The blue screen of death is alive and well
October 17, 2006 6:48 AM   Subscribe

Please help me recover my hosed NTFS partition(s).

My ThinkPad G40 running Windows XP Professional SP2 has been blue screening when I try Last Known Good Configuration, Safe Mode, the recovery console from the XP install CD, and even a BartPE CD. I think this is due to data corruption caused by bad RAM (after I took the offending stick out, MemTest86 now reports my RAM is okay). Here is the error:
STOP 0x00000024 (0x001902F8, 0xF7B8E704, 0xF7B8E404, 0xF739C411)

ntfs.sys == address F739C411 base at F732E0006 DateStamp 3b7dc5d0
I can still access the drive using an Ubuntu Linux live CD. I also have an external hard drive that is approximately half the size of the drive, some DVD-Rs, and hopefully I can find a friend with a DVD burner. So first, how can I best backup this data so that it will be accessible from a future Windows XP install.

Secondly, it would be nice after things are backed up, if I could recover the disk without doing another full reinstall. Online searches indicate that I should try to fix the disk with CHKDSK but I can't even load the recovery console or BartPE. A Microsoft support article indicates that in Windows 2000 one could create setup disks that didn't load ntfs.sys and run CHKDSK from there (apparently it has its own code for accessing NTFS partitions). Would this be possible with these Windows XP boot disks?

Also, I do have recent backups of super-important stuff, but would really like to recover changes since then.

Originally on MetaChat, thanks to everybunny there for their suggestions
posted by grouse to Computers & Internet (12 answers total) 1 user marked this as a favorite
 
For what it's worth, you can install WinXP overtop of the existing partition without reformatting, but you'll still lose all of your application settings, etc. You'll then have a bunch of not-quite-installed programs and random crufty system files laying around. I'd personally boot into loonix and copy what files I could to the external hard drive and reinstall.

It's a rough situation, to be certain; sorry I couldn't offer more help! Best of luck.
posted by TheNewWazoo at 7:20 AM on October 17, 2006


Even if your XP installation is hosed your actual data is probably fine. But as far as retaining system state, I doubt you will be able to recover Windows XP. I have been in a situation like this before and had spent hours trying to recover my original installation before reinstalling XP clean, reinstalling all my device drivers, and restoring my data. Since this has happened to me more than once, I handle it this way now:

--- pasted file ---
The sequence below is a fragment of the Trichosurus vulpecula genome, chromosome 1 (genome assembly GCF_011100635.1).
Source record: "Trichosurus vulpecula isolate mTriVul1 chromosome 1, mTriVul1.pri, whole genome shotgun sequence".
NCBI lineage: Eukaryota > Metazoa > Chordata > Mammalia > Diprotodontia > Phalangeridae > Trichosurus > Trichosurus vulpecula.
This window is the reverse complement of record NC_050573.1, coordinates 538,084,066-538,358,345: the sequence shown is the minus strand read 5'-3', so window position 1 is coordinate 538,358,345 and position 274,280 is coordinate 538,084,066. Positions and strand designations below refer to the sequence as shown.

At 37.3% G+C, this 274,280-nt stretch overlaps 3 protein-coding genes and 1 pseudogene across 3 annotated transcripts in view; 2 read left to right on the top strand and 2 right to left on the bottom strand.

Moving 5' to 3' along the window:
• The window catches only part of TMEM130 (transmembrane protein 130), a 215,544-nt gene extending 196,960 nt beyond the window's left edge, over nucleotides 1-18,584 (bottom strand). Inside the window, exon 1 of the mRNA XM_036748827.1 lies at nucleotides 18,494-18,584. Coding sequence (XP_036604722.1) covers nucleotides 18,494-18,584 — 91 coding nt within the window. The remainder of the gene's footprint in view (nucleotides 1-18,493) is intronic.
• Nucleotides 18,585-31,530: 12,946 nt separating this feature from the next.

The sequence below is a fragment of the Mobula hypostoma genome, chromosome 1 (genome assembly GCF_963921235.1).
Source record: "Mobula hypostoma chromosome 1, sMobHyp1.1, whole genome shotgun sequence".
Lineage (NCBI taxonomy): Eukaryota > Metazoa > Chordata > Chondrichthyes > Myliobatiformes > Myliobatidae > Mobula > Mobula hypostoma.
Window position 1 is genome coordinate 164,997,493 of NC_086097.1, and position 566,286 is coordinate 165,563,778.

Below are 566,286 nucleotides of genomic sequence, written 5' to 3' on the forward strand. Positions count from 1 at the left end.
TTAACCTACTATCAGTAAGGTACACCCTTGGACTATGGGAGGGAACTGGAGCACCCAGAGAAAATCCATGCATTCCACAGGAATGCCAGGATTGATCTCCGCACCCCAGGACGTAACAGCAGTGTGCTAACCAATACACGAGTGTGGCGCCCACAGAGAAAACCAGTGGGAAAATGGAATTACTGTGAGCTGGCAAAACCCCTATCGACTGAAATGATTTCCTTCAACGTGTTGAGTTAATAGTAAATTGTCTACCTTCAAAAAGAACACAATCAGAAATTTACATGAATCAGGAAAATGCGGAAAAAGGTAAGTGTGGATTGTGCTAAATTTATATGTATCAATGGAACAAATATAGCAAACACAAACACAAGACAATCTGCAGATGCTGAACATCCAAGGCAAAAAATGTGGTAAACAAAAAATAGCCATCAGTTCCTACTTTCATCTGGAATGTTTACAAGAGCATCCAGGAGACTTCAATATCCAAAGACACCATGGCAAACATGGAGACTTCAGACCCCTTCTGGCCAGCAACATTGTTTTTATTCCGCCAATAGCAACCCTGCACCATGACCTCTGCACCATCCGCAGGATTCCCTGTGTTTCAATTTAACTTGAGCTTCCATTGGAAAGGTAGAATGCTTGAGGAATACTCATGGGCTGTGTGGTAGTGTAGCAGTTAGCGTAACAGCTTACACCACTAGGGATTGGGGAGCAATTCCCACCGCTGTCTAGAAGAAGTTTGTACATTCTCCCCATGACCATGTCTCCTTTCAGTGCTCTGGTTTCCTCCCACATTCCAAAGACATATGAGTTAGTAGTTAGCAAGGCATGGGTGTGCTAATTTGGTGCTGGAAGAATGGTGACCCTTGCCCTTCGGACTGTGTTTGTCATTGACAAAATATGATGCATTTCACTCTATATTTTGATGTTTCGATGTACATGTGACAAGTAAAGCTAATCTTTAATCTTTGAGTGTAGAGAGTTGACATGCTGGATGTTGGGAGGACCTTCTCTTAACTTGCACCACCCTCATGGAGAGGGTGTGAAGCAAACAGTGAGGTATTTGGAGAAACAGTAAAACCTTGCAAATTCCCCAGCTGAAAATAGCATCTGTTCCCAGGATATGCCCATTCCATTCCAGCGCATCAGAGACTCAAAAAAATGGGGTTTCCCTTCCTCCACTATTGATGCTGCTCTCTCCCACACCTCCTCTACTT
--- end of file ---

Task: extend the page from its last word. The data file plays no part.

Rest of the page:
I rebuilt my system installing all device drivers and critical apps then made an image of the installation using acronis true image. I then make frequent backups of my data partitions even though that data resides on mirrored drives. So if (when) my system does tank, I just restore the image, copy my data, and can be up and running within the hour.

I know that this didn't technically answer your question but it has been my experience that errors like this are often fatal. I have tried boot disks, reinstalling XP over top of itsself (ie. not formatting the disks and installing windows into the same folder as the original). I have tried to use the Last Known Good Config or CHKDSK /f and the end result was that my time would have been better spent reinstalling clean.

In regards to your question about the boot disks, if you cannot boot your system on its own and get to the safe mode with command prompt, I would suggest trying them. You can make one in XP which seems easier than making three for win2k. It can get you to a command prompt and give you the opportunity to try CHKDSK. You can get some more info on creating one for XP here: http://www.microsoft.com/resources/documentation/windows/xp/all/proddocs/en-us/win_create_dos_startup_disk.mspx
If you have no access to another XP machine, you can download boot disk images here: http://www.svrops.com/svrops/dwnlddisk.htm

Good luck... and let us know how it goes.

ro50
posted by ro50 at 7:31 AM on October 17, 2006


The main question I had was how to use Linux to put the data in a place that would be accessible via Windows. I guess I could use ext2fsd for that.

you can install WinXP overtop of the existing partition without reformatting

No, I can't. Windows won't even boot if this partition is on the system.
posted by grouse at 7:43 AM on October 17, 2006


You don't need to boot XP to reinstall windows over the top. You put in the installation CD and boot your system from the CD. You run the installation making sure that you do not format drives and that you keep the system root folder in the same place. It works but as thenewWazoo stated, it is sketchy at best once completed.
posted by ro50 at 7:47 AM on October 17, 2006


You put in the installation CD and boot your system from the CD.

As soon as the installation CD software accesses the partition even to use the recovery console, it blue screens. I am skeptical that the very same installation CD has a totally different driver (that does not crash) for accessing the partition to install.
posted by grouse at 8:23 AM on October 17, 2006


Hmm... that is no fun. If windows cannot even access the disk without bluescreening, you probably have a corrupt boot sector. If you try the boot disk scenario, you can type "fixboot" from a command prompt and that is supposed to be able to repair your boot sector. You might be able to run the re-install then if that works. Honestly, the re-install of the OS is not an ideal scenario anyway since you would still have to reinstall all of your apps and you'd have tons of orphaned files floating around.

I think you will have the most success if you go the route of a clean windows XP install. And I would recomend trying to get your files backed up off of that disk by connecting it to another windows machine. Linux can be a little flaky with NTFS though it can read it. If you live near Tampa I can help you out with getting your data backed up. Otherwise, now might be a good time to invest in an external hdd and use that to move the data around until you can get your machine rebuilt.